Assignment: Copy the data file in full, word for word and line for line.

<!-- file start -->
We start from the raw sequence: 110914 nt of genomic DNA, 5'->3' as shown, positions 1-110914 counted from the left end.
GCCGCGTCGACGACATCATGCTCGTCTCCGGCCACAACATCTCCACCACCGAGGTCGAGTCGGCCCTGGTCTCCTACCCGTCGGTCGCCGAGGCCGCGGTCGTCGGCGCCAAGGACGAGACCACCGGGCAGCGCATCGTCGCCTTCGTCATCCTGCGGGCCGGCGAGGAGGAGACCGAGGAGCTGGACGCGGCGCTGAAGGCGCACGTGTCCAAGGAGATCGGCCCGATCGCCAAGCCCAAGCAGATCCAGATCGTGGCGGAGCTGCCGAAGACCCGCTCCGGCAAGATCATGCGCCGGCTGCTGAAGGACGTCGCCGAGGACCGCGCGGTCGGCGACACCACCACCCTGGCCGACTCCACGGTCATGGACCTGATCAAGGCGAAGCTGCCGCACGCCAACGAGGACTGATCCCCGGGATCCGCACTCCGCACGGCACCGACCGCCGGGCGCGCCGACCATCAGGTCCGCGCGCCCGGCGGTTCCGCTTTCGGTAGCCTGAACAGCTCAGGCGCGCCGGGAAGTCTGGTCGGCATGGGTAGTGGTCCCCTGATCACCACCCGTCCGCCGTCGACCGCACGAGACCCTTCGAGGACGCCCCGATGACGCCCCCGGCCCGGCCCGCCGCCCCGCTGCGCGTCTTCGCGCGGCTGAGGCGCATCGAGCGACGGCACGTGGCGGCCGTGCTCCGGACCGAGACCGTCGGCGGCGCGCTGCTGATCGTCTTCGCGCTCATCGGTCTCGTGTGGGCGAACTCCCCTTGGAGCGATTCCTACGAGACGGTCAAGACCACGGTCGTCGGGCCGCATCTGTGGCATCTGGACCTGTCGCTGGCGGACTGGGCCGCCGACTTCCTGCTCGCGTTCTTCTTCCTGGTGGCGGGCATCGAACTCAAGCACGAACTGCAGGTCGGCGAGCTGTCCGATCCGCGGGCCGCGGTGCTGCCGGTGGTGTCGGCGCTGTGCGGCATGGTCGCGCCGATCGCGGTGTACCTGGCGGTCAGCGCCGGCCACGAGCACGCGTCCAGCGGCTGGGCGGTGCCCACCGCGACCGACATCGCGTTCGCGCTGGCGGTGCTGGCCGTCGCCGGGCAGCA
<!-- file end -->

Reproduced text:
We start from the raw sequence: 110914 nt of genomic DNA, 5'->3' as shown, positions 1-110914 counted from the left end.
GCCGCGTCGACGACATCATGCTCGTCTCCGGCCACAACATCTCCACCACCGAGGTCGAGTCGGCCCTGGTCTCCTACCCGTCGGTCGCCGAGGCCGCGGTCGTCGGCGCCAAGGACGAGACCACCGGGCAGCGCATCGTCGCCTTCGTCATCCTGCGGGCCGGCGAGGAGGAGACCGAGGAGCTGGACGCGGCGCTGAAGGCGCACGTGTCCAAGGAGATCGGCCCGATCGCCAAGCCCAAGCAGATCCAGATCGTGGCGGAGCTGCCGAAGACCCGCTCCGGCAAGATCATGCGCCGGCTGCTGAAGGACGTCGCCGAGGACCGCGCGGTCGGCGACACCACCACCCTGGCCGACTCCACGGTCATGGACCTGATCAAGGCGAAGCTGCCGCACGCCAACGAGGACTGATCCCCGGGATCCGCACTCCGCACGGCACCGACCGCCGGGCGCGCCGACCATCAGGTCCGCGCGCCCGGCGGTTCCGCTTTCGGTAGCCTGAACAGCTCAGGCGCGCCGGGAAGTCTGGTCGGCATGGGTAGTGGTCCCCTGATCACCACCCGTCCGCCGTCGACCGCACGAGACCCTTCGAGGACGCCCCGATGACGCCCCCGGCCCGGCCCGCCGCCCCGCTGCGCGTCTTCGCGCGGCTGAGGCGCATCGAGCGACGGCACGTGGCGGCCGTGCTCCGGACCGAGACCGTCGGCGGCGCGCTGCTGATCGTCTTCGCGCTCATCGGTCTCGTGTGGGCGAACTCCCCTTGGAGCGATTCCTACGAGACGGTCAAGACCACGGTCGTCGGGCCGCATCTGTGGCATCTGGACCTGTCGCTGGCGGACTGGGCCGCCGACTTCCTGCTCGCGTTCTTCTTCCTGGTGGCGGGCATCGAACTCAAGCACGAACTGCAGGTCGGCGAGCTGTCCGATCCGCGGGCCGCGGTGCTGCCGGTGGTGTCGGCGCTGTGCGGCATGGTCGCGCCGATCGCGGTGTACCTGGCGGTCAGCGCCGGCCACGAGCACGCGTCCAGCGGCTGGGCGGTGCCCACCGCGACCGACATCGCGTTCGCGCTGGCGGTGCTGGCCGTCGCCGGGCAGCA